holding that the first-to-file rule is "not intended to be rigid, mechanical, or inflexible, but should be applied in a manner serving sound judicial administration"Summary of this case from Novartis AG v. Ezra Ventures, LLC
Submitted June 13, 1984.
Decided June 17, 1985.
Clint Grose, Minneapolis, Minn., for appellant.
Kay Hunt, Minneapolis, Minn., Tim Murphy, St. Paul, Minn., and Thomas D. Bell, New Richmond, Wis., for appellees.
Appeal from the United States District Court for the District of Minnesota.
Owen Orthmann was innertubing on the Apple River near Somerset, Wisconsin, on July 19, 1980. During his trip down the river, he stopped at the river bank and dove into the water. Orthmann struck his head on the bottom or a submerged object, crushing several vertebrae. The blow rendered him a quadriplegic.
Orthmann filed a tort action against the Apple River innertube rental establishments in federal district court for the District of Minnesota on April 18, 1983. Although he was an Iowa resident at the time of the accident, Orthmann later became a Minnesota resident; he alleged subject matter jurisdiction in Minnesota federal district court based on diversity of citizenship, 28 U.S.C. § 1332. On July 13, 1983, he filed an identical action in federal district court for the Western District of Wisconsin. Orthmann apparently filed the Wisconsin action in order to toll the statute of limitations in that court should the Minnesota forum not have personal jurisdiction over the defendants. Orthmann requested that the Wisconsin district court stay its proceedings pending the outcome of the Minnesota action.
On October 13, 1983, the Minnesota federal district court dismissed the case for lack of personal jurisdiction over the defendants. Orthmann appealed this order to our Court on November 8, 1983.
On January 24, 1984, the Wisconsin federal district court dismissed Orthmann's complaint for failure to state a claim upon which relief could be granted pursuant to Fed.R.Civ.P. 12(b)(6). Orthmann filed a notice of appeal from this order with the Seventh Circuit on February 17, 1984. On March 19, 1985, the Seventh Circuit reversed the district court as to all but one defendant, holding that the district court erred in disposing of the case on the pleadings. Orthmann v. Apple River Campground, Inc., 757 F.2d 909, 915 (7th Cir. 1985). The Seventh Circuit remanded the case back to the district court for further proceedings. Id.
We thus have remaining before us Orthmann's appeal on the question of whether there is personal jurisdiction over the defendants in Minnesota. As detailed above, nearly two years have gone by while this case has proceeded on identical complaints in two jurisdictions. Generally, the doctrine of federal comity permits a court to decline jurisdiction over an action when a complaint involving the same parties and issues has already been filed in another district. Pacesetter Systems, Inc. v. Medtronic, Inc., 678 F.2d 93, 94-5 (9th Cir. 1982). Hence, courts follow a "first to file" rule that where two courts have concurrent jurisdiction, the first court in which jurisdiction attaches has priority to consider the case. Hospah Coal Co. v. Chaco Energy Co., 673 F.2d 1161, 1163 (10th Cir.), cert. denied, 456 U.S. 1007, 102 S.Ct. 2299, 73 L.Ed.2d 1302 (1982). The Eleventh Circuit has similarly stated that "[i]n the absence of compelling circumstances, the court initially seized of a controversy should be the one to decide the case." Merrill Lynch, Pierce, Fenner Smith v. Haydu, 675 F.2d 1169, 1174 (11th Cir. 1982). The purpose of this rule is to promote efficient use of judicial resources. The rule is not intended to be rigid, mechanical, or inflexible, but should be applied in a manner serving sound judicial administration. Pacesetter Systems, Inc., 678 F.2d at 95.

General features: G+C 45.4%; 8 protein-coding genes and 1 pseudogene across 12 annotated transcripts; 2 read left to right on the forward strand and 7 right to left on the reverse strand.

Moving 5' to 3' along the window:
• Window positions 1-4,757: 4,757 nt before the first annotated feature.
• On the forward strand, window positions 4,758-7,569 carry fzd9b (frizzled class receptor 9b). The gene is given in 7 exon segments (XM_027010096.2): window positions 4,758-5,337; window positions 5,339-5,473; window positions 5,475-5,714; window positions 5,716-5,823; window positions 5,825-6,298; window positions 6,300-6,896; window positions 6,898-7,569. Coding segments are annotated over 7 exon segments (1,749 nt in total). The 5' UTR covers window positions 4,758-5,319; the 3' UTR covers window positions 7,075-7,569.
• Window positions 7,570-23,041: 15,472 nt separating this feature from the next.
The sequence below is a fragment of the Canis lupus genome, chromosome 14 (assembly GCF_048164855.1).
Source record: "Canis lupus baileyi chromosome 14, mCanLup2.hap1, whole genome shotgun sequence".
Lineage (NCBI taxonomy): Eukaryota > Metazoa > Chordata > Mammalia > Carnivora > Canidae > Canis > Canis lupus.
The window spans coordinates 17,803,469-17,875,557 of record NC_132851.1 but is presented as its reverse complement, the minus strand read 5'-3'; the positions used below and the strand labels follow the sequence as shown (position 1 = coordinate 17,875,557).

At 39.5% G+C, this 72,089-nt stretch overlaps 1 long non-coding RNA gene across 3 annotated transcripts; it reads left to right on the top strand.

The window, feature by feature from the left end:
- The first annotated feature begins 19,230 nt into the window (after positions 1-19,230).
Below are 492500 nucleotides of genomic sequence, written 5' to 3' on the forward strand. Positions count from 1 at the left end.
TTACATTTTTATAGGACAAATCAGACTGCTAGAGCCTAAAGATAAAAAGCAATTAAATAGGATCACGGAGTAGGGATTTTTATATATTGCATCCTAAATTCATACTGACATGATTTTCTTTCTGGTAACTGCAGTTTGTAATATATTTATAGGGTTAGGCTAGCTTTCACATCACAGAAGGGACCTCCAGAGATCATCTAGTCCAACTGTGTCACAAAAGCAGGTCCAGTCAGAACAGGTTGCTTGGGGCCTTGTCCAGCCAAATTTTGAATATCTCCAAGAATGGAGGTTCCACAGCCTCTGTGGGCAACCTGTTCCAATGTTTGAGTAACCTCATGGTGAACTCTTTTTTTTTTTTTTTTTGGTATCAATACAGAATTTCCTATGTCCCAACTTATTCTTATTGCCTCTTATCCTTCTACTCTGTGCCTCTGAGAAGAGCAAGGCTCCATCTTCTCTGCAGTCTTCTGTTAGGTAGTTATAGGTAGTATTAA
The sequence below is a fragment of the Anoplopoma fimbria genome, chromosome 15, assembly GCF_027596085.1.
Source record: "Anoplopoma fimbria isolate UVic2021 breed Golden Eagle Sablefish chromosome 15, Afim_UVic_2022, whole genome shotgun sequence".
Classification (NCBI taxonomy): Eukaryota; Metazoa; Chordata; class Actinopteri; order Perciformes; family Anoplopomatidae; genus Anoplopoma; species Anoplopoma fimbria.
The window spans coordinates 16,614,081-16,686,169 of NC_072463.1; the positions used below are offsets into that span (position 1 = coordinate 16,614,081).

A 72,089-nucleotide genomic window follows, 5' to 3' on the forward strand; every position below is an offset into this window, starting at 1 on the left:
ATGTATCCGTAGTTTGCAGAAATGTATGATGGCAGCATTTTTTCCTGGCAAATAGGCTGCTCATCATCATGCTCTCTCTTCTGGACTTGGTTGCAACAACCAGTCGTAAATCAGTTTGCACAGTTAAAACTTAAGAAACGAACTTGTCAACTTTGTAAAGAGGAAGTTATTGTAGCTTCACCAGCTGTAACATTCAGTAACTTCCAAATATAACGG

We conclude that the federal comity doctrine is best served in this case by dismissing Orthmann's action in Minnesota district court. Although he filed his action first in Minnesota, the decision by the Seventh Circuit means that the controversy is now further developed in the Wisconsin district court. We note that while none of the parties question whether the Wisconsin court has personal jurisdiction, the parties vigorously dispute whether there is personal jurisdiction over the defendants in Minnesota. In the absence of clear guidance from the Minnesota Supreme Court, we hesitate to construe the limits of Minnesota's long-arm statute when the identical lawsuit is proceeding without jurisdictional problems in Wisconsin federal district court. See BLC Ins. Co. v. Westin, Inc., 359 N.W.2d 752 (Minn.App. 1985) (Minnesota Court of Appeals decision holding that Wisconsin bar owner's act of soliciting Minnesota customers by advertising on Minnesota radio station establishes sufficient minimum contacts under Minn.Stat. § 543.19, subd. 1); cf. Pearrow v. National Life Accident Ins. Co., 703 F.2d 1067, 1068-69 (8th Cir. 1983) (holding that advertising is insufficient contact under similar Arkansas statute).
For these reasons, we decline to rule on whether the district court erred in dismissing the complaint for lack of personal jurisdiction and dismiss the instant appeal with prejudice.